Rolling to Canary Migration Workflow

This post will be addressing a rather annoying issue with Kubernetes: Immutable Selectors

The premise of the issue is commonly found when a Kubernetes Workload, specifically a Deployment, exists in a namespace and a user wants to start using a Canary workflow to deploy into that namespace. When Harness executes a deployment, there are certain selectors that Harness has to add for proper tracking. If the workload has always been deployed in Canary style by Harness, then there are no issues. But, if the workload already exists in the namespace, Kubernetes will tell you that there is an error because the Label Selector field is immutable.

Good rolling deployment

Bad canary deployment


Notice the error in the bad canary workflow states that the Label Selector field is immutable. This would be an issue whether deploying with Harness or going to the cluster and trying to edit the deployment with a new selector (i.e. kubectl edit deployment or using a kubectl patch command).

This can cause some issues with trying to do a canary deployment because it seems like everything should just work as expected. And the typical way to fix this issue is by deleting the deployment in Kubernetes first, then deploying the canary workflow after the deletion is complete. But this can cause hesitation, especially since canary deployments are typically done in Production, and there is a desire to not have a live application stop service for a period of time to get this deployment out in a canary style.

To help solve this issue in an automated way, this post will walk through a workflow design for the migration process.

Complete execution


At a high level, this workflow and pipeline will accomplish the following outcomes:

  1. Deploy a temporary workload with the same network connections as the main workload. This will allow for consistent uptime as the migration happens.
  2. Delete the main workload. Since the fields are immutable, the only way to get the canary deployment out successfully is to delete it.
  3. Deploy out the Canary workflow. This will establish the deployment with the correct label selectors to continue with canary deployments in the future.
  4. Delete the temporary workload. A final cleanup step to remove the workloads that are not needed going forward.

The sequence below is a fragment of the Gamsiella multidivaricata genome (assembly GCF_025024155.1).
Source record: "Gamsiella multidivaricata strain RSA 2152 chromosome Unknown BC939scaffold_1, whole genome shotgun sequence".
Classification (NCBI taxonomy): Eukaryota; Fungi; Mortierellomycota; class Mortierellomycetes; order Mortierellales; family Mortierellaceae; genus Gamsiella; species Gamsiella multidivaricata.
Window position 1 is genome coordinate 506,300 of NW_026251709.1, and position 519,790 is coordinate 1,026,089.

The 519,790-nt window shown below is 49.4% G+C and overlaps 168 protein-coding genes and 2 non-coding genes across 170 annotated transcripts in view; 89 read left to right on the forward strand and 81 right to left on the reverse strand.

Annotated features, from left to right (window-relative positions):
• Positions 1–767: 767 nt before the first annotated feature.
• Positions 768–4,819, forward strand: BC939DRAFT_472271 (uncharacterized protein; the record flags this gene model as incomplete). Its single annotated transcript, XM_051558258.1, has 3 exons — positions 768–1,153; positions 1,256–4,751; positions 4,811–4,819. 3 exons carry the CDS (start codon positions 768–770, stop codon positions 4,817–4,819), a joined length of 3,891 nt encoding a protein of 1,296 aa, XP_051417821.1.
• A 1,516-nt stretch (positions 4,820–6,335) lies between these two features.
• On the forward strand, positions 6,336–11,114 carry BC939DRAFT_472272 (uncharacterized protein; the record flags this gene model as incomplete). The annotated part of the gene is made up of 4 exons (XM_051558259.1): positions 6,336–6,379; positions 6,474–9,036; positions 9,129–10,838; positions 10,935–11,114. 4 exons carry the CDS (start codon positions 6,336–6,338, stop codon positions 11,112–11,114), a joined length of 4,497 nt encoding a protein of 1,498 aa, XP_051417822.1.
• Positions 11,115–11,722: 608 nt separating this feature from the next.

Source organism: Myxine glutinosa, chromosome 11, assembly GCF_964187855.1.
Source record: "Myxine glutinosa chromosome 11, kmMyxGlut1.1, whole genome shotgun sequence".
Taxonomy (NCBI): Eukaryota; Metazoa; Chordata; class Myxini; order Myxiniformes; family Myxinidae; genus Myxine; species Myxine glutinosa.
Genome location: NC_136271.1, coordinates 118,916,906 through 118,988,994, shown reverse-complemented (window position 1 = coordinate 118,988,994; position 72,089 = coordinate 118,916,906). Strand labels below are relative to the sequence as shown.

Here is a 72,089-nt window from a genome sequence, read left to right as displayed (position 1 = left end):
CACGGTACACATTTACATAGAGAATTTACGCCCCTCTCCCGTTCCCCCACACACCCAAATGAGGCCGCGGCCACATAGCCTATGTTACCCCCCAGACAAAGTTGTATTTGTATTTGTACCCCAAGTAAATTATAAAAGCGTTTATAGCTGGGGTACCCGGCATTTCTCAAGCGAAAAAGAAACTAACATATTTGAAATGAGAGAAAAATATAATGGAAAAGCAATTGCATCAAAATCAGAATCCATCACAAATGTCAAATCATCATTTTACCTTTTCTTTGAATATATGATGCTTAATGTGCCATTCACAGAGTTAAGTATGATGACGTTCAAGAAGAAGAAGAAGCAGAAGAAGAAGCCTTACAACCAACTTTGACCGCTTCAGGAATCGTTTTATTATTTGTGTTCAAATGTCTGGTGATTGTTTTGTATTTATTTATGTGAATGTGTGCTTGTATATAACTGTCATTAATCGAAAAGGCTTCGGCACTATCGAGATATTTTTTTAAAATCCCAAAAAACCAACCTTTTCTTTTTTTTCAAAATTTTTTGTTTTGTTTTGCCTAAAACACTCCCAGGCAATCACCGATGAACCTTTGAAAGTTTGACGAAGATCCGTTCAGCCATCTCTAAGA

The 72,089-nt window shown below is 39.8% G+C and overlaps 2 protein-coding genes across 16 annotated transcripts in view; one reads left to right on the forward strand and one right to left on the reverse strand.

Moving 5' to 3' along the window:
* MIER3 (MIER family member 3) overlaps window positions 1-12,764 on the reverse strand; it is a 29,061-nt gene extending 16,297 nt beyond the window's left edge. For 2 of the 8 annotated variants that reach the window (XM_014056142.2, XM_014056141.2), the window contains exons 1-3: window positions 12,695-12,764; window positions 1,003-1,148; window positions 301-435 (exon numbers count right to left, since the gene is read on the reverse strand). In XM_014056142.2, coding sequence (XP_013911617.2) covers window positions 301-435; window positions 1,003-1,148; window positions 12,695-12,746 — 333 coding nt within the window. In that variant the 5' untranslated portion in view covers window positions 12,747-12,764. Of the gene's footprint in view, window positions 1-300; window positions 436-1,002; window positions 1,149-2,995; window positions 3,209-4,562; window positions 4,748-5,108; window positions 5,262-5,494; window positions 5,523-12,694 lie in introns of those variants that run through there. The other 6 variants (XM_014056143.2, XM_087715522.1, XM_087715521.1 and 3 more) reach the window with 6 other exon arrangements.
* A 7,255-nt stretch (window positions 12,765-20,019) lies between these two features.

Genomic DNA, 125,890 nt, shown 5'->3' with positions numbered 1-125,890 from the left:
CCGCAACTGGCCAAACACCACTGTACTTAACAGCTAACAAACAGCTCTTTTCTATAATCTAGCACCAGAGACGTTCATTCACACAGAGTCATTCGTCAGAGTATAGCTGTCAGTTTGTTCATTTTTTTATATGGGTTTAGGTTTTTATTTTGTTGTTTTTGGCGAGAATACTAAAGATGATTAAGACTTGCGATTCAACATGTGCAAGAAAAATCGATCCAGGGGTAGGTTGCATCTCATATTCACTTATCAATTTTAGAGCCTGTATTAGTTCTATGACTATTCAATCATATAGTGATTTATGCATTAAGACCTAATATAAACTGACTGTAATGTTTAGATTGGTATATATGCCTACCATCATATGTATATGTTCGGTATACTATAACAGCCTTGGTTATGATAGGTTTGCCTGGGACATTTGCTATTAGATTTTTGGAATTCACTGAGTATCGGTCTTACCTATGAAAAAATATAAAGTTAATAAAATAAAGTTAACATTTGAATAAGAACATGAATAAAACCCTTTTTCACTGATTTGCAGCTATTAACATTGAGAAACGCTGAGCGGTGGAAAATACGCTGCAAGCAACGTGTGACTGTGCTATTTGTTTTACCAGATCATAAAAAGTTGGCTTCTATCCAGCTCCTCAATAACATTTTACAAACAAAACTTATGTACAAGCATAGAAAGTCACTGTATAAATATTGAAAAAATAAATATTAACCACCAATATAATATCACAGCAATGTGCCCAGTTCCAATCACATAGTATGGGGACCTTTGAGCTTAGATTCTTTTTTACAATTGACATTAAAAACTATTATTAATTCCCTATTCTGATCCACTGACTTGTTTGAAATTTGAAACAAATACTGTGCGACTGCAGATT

Setup Requirements

To accomplish a successful migration deployment the Service in Harness needs to have the workload name templatized:

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This will allow you to override the name for the migration deployment, but also for ongoing deployments (to add more flexibility in the core manifest usage). In this example I am using a Service Variable to provide the override.

Workflow Requirements

There are some built-in variables that Harness automatically creates that cannot be unset in a workflow. As such, this migration will require two main workflows that are connected in a pipeline.

Temp Workload

The first workflow will consist of two main steps. The first one is to deploy out the temporary workload and the second is to delete the main workload after the temporary one has been created (you can add a verification step to validate that traffic is received on the temporary workload, if needed):

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When you create the workflow, there is a section for Service Variable Overrides. If you followed the example in this post you will want to specify the Service Variable that you created and add a -temp to the end of the variable:

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In the Wrap Up phase of the workflow, add a Delete step that will delete the old workload:

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(NOTE: I deployed the original rolling deployment with Harness, which is why I added the deployment to the end of the Resources section. If you did not do that, make sure you add the correct name of the deployment, or the appropriate variable to the end)

Canary Workflow

The next workflow to create is the Canary workflow, which will start with the canary deployment, and then finish with the main deployment and the clean-up.

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Canary Deployment
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Full Deployment
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In the Full Deployment phase, the first step is the basic Rolling Deployment. The Wrap Up phase is where the clean-up work will happen. The first thing to do is add a Delete step to clean-up the canary workload that was deployed by using the ${k8s.canaryWorkload} for the Resources section:
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The next Delete step is to clean-up the temporary workload we previously deployed:
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And to get really fancy with this clean-up phase, you can execute the two Delete steps in parallel:
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Migrate Pipeline

The last thing to do is string the two workflows together using a Pipeline:
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Expansion Ideas

In the case of one Service being migrated, everything in the workflows can be rather static. However, the most likely scenario is that there are other Services that need to migrate to a Canary workflow. To accomplish this you can Templatize a Workflow to share the Workflows and Pipelines across multiple Services.

Hopefully this helps! Let me know of any questions you might have.

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